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Libya Force Arrests Gang that Tortured Sudanese Migrants

Libya Force Arrests Gang that Tortured Sudanese Migrants

Thursday, 25 January, 2018 - 06:45
A Libyan woman walks past the rubble of a building in the Mediterranean city of Sirte. AFP file photo

An armed group loyal to the Tripoli-based national unity government said Wednesday it had arrested a six-member gang accused of kidnapping and torturing eight Sudanese migrants near the northern city of Sirte.

The gang, made up of "five Libyans and one Palestinian... had tortured eight migrants," said the Sirte Security and Protection Force.

The arrests took place in Qaddahiya, a village 130 kilometers south of Sirte, "after the publication of a video on social media showing scenes of African migrants undergoing unbearable torture", it said.

The video shows the migrants being severely burned by their captors, who demand ransoms from their families.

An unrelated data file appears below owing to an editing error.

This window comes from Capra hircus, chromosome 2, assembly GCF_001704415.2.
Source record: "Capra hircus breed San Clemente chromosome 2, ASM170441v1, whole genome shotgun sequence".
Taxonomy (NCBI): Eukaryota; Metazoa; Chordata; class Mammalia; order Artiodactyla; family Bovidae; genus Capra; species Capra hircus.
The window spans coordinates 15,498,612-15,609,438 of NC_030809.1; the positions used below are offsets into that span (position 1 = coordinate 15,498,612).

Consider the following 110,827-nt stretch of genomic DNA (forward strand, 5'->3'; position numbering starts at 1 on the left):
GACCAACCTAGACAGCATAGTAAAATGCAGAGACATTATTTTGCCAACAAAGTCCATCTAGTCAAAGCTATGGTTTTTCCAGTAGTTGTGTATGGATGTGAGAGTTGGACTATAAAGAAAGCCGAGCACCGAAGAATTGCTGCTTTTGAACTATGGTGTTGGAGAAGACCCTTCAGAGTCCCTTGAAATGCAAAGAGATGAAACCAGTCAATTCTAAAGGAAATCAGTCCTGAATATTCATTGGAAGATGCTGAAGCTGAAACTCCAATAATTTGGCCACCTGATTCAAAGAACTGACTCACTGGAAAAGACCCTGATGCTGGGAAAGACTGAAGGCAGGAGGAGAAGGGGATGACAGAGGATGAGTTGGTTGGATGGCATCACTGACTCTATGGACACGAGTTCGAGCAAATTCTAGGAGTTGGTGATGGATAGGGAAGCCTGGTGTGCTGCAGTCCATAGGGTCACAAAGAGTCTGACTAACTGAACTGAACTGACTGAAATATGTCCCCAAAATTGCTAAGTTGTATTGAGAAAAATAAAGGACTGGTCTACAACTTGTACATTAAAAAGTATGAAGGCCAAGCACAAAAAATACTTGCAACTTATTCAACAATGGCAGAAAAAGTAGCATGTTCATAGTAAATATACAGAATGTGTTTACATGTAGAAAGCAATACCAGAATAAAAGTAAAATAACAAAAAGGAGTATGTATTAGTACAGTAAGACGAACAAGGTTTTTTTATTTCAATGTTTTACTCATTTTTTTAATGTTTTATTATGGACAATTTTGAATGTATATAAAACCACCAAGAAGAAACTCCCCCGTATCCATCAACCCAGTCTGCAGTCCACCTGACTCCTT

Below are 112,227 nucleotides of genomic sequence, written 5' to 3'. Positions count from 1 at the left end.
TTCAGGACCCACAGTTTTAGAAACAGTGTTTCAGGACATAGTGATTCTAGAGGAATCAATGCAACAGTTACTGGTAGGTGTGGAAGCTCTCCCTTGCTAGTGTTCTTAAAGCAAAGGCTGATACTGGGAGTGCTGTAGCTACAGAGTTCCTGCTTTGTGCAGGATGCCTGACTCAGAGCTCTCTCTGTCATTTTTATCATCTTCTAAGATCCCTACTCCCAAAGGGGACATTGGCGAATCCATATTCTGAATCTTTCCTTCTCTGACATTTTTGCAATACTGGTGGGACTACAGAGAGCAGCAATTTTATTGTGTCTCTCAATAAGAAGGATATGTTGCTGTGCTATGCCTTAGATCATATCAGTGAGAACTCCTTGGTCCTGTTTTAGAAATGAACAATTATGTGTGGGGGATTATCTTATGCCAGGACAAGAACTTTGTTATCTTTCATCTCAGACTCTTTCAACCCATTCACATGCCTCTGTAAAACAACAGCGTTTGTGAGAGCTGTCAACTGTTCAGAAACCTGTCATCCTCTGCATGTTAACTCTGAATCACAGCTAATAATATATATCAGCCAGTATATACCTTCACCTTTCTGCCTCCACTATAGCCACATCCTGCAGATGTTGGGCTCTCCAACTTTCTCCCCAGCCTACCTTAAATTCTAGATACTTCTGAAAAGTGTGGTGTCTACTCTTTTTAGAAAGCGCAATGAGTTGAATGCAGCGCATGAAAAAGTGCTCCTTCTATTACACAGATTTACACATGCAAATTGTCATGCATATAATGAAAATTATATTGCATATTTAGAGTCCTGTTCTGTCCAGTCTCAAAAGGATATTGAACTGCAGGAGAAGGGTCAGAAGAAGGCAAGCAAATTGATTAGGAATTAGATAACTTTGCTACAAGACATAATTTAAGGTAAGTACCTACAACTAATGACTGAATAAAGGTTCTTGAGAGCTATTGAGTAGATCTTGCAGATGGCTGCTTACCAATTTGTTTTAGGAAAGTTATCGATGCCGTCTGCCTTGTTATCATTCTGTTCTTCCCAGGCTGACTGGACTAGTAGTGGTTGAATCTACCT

A source from the Security and Protection Force told Asharq Al-Awsat that the kidnappers are being questioned by the public prosecutor’s office.

“The Force won’t allow (any side) to cause harm to any citizen, whether a Libyan or a migrant,” said the source.

The migrants are being treated at the Ibn Sina Hospital in Sirte, the Force said.

Sudan’s foreign ministry had summoned the Libyan charge d’affaires in Khartoum after the video began circulating on social media to protest the torture of the Sudanese migrants.

The foreign ministry of the national unity government also sought to contain a wave of anger by African and Western states by launching an investigation into the case.

The head of the unity government, Fayez al-Sarraj, announced in December 2016 the liberation of Sirte from ISIS although he said at the time that “the war against terrorism has not ended yet.”

Libya has long been a transit hub for migrants seeking a better life in Europe, but people smugglers have stepped up their lucrative business in the chaos since the 2011 revolt that toppled Muammar Gaddafi.

Last year alone, 3,116 people died attempting the crossing, according to the International Organization for Migration (IOM), including 2,833 from Libya.

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